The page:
My son wants Call of Duty, but how do these video games impact teen boys?

by Boston Children's Hospital staff on January 8, 2010

Michael RichPost update: Dr. Rich responded to the comments on this post, including whether he got some of the facts about the game wrong. Check out his response.

Media expert Michael Rich, MD, MPH, director of the Center on Media and Child Health at Children’s Hospital Boston, answers your questions about media use. Last week, he discussed junk food ads on kids’ websites.

Here’s this week’s question:

Q: I don’t wish for my teen son to have more “first-person shooter” experiences, and yet all he wants in this world is this Modern Warfare game. All of his friends have it already, and he says he’ll be laughed at and left out if he doesn’t get it. He said these games are so much fun…he gets a real rush. How do these games impact teen boys? Are there any positive impacts? What’s a parent to do?
-Wary of Warfare in Glencoe, IL

A: Dear Wary,

I commend you for questioning and challenging your son’s request. The game he is asking for, Call of Duty: Modern Warfare 2, opens with a scene in which the player—an undercover member of a terrorist group—walks through an airline terminal in Russia. The player earns points by shooting as many tourists as possible, including those who are injured and crawling away.

All video games create behavioral scripts, which encourage the player to respond to the virtual environment in certain ways and rehearse those behaviors over and over. If the game is fun, the brain connects those behaviors to positive feelings. This powerful learning experience can be positive or negative, depending on the content and goal of the game. In this case, your son is getting a rush because the video game is fun, but this is concerning because the fun is being linked to the behavior of shooting helpless people. So the question with this, as with any video game, is what skills and behaviors you want your son to learn, and what he himself wants to practice.

Please note that the concern about first-person shooters and other violent video games is not so much that players will immediately increase their aggression level and become physically violent.  Rather, the concern is what the research shows: that playing such games shifts players’ ideas of what’s normal (related studies can be found here, here and here). Those who play violent video games tend to expect the world to be a meaner place, and they become disconnected and less caring people.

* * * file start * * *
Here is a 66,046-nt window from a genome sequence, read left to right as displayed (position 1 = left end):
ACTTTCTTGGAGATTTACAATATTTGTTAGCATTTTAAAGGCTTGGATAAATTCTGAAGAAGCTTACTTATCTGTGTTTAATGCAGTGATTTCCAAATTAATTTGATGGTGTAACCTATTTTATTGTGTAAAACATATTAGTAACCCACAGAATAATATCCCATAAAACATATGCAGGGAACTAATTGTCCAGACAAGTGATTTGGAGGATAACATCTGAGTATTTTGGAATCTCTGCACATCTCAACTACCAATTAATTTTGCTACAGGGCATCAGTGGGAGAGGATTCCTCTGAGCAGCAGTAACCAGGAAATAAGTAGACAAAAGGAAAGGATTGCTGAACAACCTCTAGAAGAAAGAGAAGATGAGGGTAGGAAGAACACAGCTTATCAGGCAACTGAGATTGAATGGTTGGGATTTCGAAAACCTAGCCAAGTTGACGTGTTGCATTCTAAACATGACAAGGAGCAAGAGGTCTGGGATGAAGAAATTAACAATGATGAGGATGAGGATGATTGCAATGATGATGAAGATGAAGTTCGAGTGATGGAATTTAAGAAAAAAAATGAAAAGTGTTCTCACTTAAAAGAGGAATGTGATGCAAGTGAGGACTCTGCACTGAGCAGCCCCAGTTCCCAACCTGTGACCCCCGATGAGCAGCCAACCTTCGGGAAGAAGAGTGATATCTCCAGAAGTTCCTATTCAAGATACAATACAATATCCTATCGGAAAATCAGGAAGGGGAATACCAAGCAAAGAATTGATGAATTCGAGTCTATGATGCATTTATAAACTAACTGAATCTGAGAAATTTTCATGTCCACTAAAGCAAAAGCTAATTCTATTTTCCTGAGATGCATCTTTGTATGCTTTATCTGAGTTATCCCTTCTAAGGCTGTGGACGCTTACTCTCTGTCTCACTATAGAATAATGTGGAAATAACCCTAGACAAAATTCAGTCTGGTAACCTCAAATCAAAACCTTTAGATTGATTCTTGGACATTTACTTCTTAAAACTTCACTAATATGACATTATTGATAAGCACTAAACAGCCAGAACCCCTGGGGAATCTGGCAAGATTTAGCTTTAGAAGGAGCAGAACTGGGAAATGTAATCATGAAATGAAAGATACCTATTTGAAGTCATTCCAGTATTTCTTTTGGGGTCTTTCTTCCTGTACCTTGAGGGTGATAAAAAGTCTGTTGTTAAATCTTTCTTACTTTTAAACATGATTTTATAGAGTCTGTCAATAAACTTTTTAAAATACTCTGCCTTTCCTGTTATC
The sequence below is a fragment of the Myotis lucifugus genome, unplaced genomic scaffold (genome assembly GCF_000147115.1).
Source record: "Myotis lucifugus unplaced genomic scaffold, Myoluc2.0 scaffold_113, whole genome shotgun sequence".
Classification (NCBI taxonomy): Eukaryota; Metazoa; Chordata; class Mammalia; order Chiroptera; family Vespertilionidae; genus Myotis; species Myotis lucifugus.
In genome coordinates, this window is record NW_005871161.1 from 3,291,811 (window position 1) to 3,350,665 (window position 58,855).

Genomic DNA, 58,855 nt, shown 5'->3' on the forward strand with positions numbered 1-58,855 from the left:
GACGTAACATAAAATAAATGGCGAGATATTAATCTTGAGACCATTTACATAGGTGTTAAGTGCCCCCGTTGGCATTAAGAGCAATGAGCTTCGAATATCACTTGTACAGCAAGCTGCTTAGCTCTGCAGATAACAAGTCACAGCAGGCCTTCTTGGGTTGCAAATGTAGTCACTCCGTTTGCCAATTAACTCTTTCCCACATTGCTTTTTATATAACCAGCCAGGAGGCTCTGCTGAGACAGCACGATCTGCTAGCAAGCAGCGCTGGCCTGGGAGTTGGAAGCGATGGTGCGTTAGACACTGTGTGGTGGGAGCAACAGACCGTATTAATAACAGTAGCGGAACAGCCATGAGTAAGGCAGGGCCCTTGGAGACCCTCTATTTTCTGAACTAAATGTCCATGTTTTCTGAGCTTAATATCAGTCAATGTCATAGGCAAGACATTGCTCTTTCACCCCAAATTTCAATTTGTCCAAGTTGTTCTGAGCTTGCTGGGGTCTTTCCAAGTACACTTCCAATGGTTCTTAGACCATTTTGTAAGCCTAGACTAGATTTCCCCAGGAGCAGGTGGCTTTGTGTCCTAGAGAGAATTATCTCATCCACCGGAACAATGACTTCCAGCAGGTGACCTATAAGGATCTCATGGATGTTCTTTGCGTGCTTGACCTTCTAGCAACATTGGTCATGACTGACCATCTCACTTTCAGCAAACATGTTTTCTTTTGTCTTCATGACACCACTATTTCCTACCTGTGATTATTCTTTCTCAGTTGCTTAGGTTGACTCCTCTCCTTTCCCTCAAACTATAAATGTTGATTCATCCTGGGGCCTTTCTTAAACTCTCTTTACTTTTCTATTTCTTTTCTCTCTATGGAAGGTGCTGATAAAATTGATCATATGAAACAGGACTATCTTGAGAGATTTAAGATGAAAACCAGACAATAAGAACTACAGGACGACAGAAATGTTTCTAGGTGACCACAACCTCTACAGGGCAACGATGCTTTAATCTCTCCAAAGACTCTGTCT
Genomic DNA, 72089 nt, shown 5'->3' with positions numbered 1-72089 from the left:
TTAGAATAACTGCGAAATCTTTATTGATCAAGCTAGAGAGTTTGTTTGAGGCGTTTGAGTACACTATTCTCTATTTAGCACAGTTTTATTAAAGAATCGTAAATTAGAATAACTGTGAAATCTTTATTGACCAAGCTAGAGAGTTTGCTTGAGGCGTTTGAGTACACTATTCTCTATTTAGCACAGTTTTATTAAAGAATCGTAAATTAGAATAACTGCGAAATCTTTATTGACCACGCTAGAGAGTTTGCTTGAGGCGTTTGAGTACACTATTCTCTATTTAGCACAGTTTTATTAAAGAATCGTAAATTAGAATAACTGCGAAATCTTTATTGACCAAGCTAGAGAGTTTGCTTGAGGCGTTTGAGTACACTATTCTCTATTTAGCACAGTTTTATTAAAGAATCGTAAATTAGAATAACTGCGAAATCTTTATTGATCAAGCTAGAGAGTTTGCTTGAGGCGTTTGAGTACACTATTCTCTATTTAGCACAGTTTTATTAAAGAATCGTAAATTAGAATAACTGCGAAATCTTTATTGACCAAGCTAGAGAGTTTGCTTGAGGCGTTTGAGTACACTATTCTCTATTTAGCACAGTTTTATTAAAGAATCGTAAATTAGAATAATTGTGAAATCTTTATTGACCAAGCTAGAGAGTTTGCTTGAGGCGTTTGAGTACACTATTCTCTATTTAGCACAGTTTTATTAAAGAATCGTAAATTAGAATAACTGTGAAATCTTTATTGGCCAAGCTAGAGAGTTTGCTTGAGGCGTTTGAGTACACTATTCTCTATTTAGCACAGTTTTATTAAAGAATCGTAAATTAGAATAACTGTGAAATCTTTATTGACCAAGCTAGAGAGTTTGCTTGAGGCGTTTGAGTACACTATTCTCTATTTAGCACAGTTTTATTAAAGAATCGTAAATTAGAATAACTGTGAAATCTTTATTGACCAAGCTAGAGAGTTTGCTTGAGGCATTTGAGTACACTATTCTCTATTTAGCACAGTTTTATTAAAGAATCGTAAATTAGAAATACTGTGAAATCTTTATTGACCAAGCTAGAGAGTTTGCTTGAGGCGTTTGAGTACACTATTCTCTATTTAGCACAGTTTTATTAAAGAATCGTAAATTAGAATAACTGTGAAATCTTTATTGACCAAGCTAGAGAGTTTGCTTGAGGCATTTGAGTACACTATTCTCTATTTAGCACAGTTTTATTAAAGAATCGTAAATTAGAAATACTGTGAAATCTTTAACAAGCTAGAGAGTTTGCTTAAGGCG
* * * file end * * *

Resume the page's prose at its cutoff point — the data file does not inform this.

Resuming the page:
Given all the evidence, I personally would never recommend that a parent give this game to a child or teen. It’s certainly true, though, that your son’s argument – that “everyone else has it” and he’ll be left out if he doesn’t – makes it extremely difficult to say no. But as a parent, you can provide the foresight he doesn’t yet have. Take this opportunity to talk with him about how all video games are educational and that you’re saying no to this one because of what it will teach him. Ask him what kind of person he wants to be and whether this game matches those goals. And most importantly, brainstorm with him to find other, healthier ways to get a rush.
>>Additional advice: Learn how to look up reviews and find videos of what game play is like

Enjoy your media and use them wisely,
The Mediatrician

Do you have a question about your child’s media use? Ask it today!


  • Pr3dProductionsHD

    Call of Duty is known for causing rage quits and anger management issues. Almost every single friend I’ve seen develops anger issues when they start playing a COD game. Literally all the time when I used to play Call of Duty: Modern Warfare 2, I would hear other players scream in their mics with rage whenever they got killed. I noticed I would get angry very easily ever since I started playing COD. So after a while I refrained from playing COD games and my anger management issues vanished. I would recommend a game called “Battlefield 3″. It’s much more fun and doesn’t cause it’s players to rage. =)

  • Asianmmy

    Had to just comment on your misunderstanding of what the previous article said. If you read it well, the doctor above says in paragraph 3 that the concern is not that her son’s behavior will become violent, it’s more how playing the game will affect him

    mentally and what he will learn from it. He doesn’t say anywhere what you were accusing him of saying. I don’t know the doctor or agree with him 100% but get your facts straight and know what you’re talking about!

  • Asianmmy

    Just you’re statements alone say you are not mature enough to play M games. Games got you sooo twisted that you see the parents who biologically brought you into this world and provides for you so you can be alive as in the

    way? You’re 14, you haven’t even lived long enough to experience life and how horrible it can be!!! You are blessed to have parents who even care about your ungrateful behind!!!

  • Marleyb